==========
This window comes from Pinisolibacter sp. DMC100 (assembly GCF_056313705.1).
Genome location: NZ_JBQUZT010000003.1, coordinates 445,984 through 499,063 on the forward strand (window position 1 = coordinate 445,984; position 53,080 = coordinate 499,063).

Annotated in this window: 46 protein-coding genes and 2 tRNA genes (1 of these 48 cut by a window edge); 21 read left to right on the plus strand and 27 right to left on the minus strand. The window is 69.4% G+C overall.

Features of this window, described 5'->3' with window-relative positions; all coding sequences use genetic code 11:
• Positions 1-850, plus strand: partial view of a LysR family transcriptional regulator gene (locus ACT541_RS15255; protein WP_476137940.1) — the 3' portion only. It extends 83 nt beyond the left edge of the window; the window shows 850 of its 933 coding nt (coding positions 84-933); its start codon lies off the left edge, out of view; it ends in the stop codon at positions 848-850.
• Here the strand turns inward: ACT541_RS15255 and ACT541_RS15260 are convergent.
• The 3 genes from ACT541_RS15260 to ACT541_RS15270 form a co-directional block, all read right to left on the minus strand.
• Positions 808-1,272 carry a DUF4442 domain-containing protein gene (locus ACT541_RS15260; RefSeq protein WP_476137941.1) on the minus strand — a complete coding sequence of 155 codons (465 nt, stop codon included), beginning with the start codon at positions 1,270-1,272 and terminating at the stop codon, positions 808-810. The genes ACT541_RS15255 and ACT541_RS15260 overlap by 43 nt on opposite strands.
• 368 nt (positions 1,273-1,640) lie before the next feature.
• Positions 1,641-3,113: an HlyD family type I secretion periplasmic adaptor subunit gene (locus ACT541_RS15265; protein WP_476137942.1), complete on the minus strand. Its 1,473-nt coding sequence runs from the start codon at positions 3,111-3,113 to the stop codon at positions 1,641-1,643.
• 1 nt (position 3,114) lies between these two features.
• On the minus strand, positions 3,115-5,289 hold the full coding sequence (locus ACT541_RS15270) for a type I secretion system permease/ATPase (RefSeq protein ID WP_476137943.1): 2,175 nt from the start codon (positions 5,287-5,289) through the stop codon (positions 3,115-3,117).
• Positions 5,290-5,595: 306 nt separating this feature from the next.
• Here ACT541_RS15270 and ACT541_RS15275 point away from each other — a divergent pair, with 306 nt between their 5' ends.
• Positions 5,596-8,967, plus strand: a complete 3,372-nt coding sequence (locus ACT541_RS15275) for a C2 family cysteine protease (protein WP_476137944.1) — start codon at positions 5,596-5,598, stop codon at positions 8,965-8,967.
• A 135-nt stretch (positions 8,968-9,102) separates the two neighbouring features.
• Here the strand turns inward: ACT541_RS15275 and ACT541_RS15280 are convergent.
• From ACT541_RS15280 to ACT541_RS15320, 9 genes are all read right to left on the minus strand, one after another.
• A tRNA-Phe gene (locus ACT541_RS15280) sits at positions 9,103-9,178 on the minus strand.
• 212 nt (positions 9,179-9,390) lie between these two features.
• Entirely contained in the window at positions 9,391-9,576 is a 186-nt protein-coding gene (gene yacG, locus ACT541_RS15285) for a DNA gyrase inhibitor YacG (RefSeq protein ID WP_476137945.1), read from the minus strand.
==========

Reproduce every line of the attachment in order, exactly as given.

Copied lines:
This window comes from Pinisolibacter sp. DMC100 (assembly GCF_056313705.1).
Genome location: NZ_JBQUZT010000003.1, coordinates 445,984 through 499,063 on the forward strand (window position 1 = coordinate 445,984; position 53,080 = coordinate 499,063).

Annotated in this window: 46 protein-coding genes and 2 tRNA genes (1 of these 48 cut by a window edge); 21 read left to right on the plus strand and 27 right to left on the minus strand. The window is 69.4% G+C overall.

Features of this window, described 5'->3' with window-relative positions; all coding sequences use genetic code 11:
• Positions 1-850, plus strand: partial view of a LysR family transcriptional regulator gene (locus ACT541_RS15255; protein WP_476137940.1) — the 3' portion only. It extends 83 nt beyond the left edge of the window; the window shows 850 of its 933 coding nt (coding positions 84-933); its start codon lies off the left edge, out of view; it ends in the stop codon at positions 848-850.
• Here the strand turns inward: ACT541_RS15255 and ACT541_RS15260 are convergent.
• The 3 genes from ACT541_RS15260 to ACT541_RS15270 form a co-directional block, all read right to left on the minus strand.
• Positions 808-1,272 carry a DUF4442 domain-containing protein gene (locus ACT541_RS15260; RefSeq protein WP_476137941.1) on the minus strand — a complete coding sequence of 155 codons (465 nt, stop codon included), beginning with the start codon at positions 1,270-1,272 and terminating at the stop codon, positions 808-810. The genes ACT541_RS15255 and ACT541_RS15260 overlap by 43 nt on opposite strands.
• 368 nt (positions 1,273-1,640) lie before the next feature.
• Positions 1,641-3,113: an HlyD family type I secretion periplasmic adaptor subunit gene (locus ACT541_RS15265; protein WP_476137942.1), complete on the minus strand. Its 1,473-nt coding sequence runs from the start codon at positions 3,111-3,113 to the stop codon at positions 1,641-1,643.
• 1 nt (position 3,114) lies between these two features.
• On the minus strand, positions 3,115-5,289 hold the full coding sequence (locus ACT541_RS15270) for a type I secretion system permease/ATPase (RefSeq protein ID WP_476137943.1): 2,175 nt from the start codon (positions 5,287-5,289) through the stop codon (positions 3,115-3,117).
• Positions 5,290-5,595: 306 nt separating this feature from the next.
• Here ACT541_RS15270 and ACT541_RS15275 point away from each other — a divergent pair, with 306 nt between their 5' ends.
• Positions 5,596-8,967, plus strand: a complete 3,372-nt coding sequence (locus ACT541_RS15275) for a C2 family cysteine protease (protein WP_476137944.1) — start codon at positions 5,596-5,598, stop codon at positions 8,965-8,967.
• A 135-nt stretch (positions 8,968-9,102) separates the two neighbouring features.
• Here the strand turns inward: ACT541_RS15275 and ACT541_RS15280 are convergent.
• From ACT541_RS15280 to ACT541_RS15320, 9 genes are all read right to left on the minus strand, one after another.
• A tRNA-Phe gene (locus ACT541_RS15280) sits at positions 9,103-9,178 on the minus strand.
• 212 nt (positions 9,179-9,390) lie between these two features.
• Entirely contained in the window at positions 9,391-9,576 is a 186-nt protein-coding gene (gene yacG, locus ACT541_RS15285) for a DNA gyrase inhibitor YacG (RefSeq protein ID WP_476137945.1), read from the minus strand.